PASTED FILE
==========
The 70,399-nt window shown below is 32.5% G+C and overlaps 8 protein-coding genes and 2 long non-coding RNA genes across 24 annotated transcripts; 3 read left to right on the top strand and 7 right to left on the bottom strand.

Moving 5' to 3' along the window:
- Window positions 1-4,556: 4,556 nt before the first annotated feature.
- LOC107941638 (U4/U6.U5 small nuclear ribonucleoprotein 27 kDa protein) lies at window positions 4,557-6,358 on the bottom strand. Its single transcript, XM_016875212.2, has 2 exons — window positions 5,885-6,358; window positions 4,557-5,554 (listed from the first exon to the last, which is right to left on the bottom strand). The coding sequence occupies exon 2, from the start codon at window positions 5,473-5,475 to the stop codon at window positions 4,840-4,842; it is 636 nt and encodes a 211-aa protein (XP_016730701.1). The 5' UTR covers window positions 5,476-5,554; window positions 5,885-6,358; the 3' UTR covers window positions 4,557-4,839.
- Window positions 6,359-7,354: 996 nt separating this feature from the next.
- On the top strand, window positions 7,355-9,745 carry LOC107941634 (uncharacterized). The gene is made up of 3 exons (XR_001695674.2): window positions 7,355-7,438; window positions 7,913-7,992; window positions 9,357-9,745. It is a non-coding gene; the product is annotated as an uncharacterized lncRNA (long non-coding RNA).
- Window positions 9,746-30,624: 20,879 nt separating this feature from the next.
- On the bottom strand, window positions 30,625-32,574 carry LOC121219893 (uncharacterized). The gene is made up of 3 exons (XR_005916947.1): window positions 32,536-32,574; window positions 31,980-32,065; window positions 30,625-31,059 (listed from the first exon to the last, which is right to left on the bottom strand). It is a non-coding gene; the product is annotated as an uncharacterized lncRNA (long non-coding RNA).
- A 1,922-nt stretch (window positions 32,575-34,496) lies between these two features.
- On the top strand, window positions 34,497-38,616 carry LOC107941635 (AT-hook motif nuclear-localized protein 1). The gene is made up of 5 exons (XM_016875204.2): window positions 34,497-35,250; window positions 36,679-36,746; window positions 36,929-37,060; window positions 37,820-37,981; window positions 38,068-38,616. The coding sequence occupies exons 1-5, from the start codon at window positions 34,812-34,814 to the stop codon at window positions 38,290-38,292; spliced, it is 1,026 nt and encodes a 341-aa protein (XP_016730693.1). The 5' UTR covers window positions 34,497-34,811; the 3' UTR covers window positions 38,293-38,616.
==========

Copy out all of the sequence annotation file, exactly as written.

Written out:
The 70,399-nt window shown below is 32.5% G+C and overlaps 8 protein-coding genes and 2 long non-coding RNA genes across 24 annotated transcripts; 3 read left to right on the top strand and 7 right to left on the bottom strand.

Moving 5' to 3' along the window:
- Window positions 1-4,556: 4,556 nt before the first annotated feature.
- LOC107941638 (U4/U6.U5 small nuclear ribonucleoprotein 27 kDa protein) lies at window positions 4,557-6,358 on the bottom strand. Its single transcript, XM_016875212.2, has 2 exons — window positions 5,885-6,358; window positions 4,557-5,554 (listed from the first exon to the last, which is right to left on the bottom strand). The coding sequence occupies exon 2, from the start codon at window positions 5,473-5,475 to the stop codon at window positions 4,840-4,842; it is 636 nt and encodes a 211-aa protein (XP_016730701.1). The 5' UTR covers window positions 5,476-5,554; window positions 5,885-6,358; the 3' UTR covers window positions 4,557-4,839.
- Window positions 6,359-7,354: 996 nt separating this feature from the next.
- On the top strand, window positions 7,355-9,745 carry LOC107941634 (uncharacterized). The gene is made up of 3 exons (XR_001695674.2): window positions 7,355-7,438; window positions 7,913-7,992; window positions 9,357-9,745. It is a non-coding gene; the product is annotated as an uncharacterized lncRNA (long non-coding RNA).
- Window positions 9,746-30,624: 20,879 nt separating this feature from the next.
- On the bottom strand, window positions 30,625-32,574 carry LOC121219893 (uncharacterized). The gene is made up of 3 exons (XR_005916947.1): window positions 32,536-32,574; window positions 31,980-32,065; window positions 30,625-31,059 (listed from the first exon to the last, which is right to left on the bottom strand). It is a non-coding gene; the product is annotated as an uncharacterized lncRNA (long non-coding RNA).
- A 1,922-nt stretch (window positions 32,575-34,496) lies between these two features.
- On the top strand, window positions 34,497-38,616 carry LOC107941635 (AT-hook motif nuclear-localized protein 1). The gene is made up of 5 exons (XM_016875204.2): window positions 34,497-35,250; window positions 36,679-36,746; window positions 36,929-37,060; window positions 37,820-37,981; window positions 38,068-38,616. The coding sequence occupies exons 1-5, from the start codon at window positions 34,812-34,814 to the stop codon at window positions 38,290-38,292; spliced, it is 1,026 nt and encodes a 341-aa protein (XP_016730693.1). The 5' UTR covers window positions 34,497-34,811; the 3' UTR covers window positions 38,293-38,616.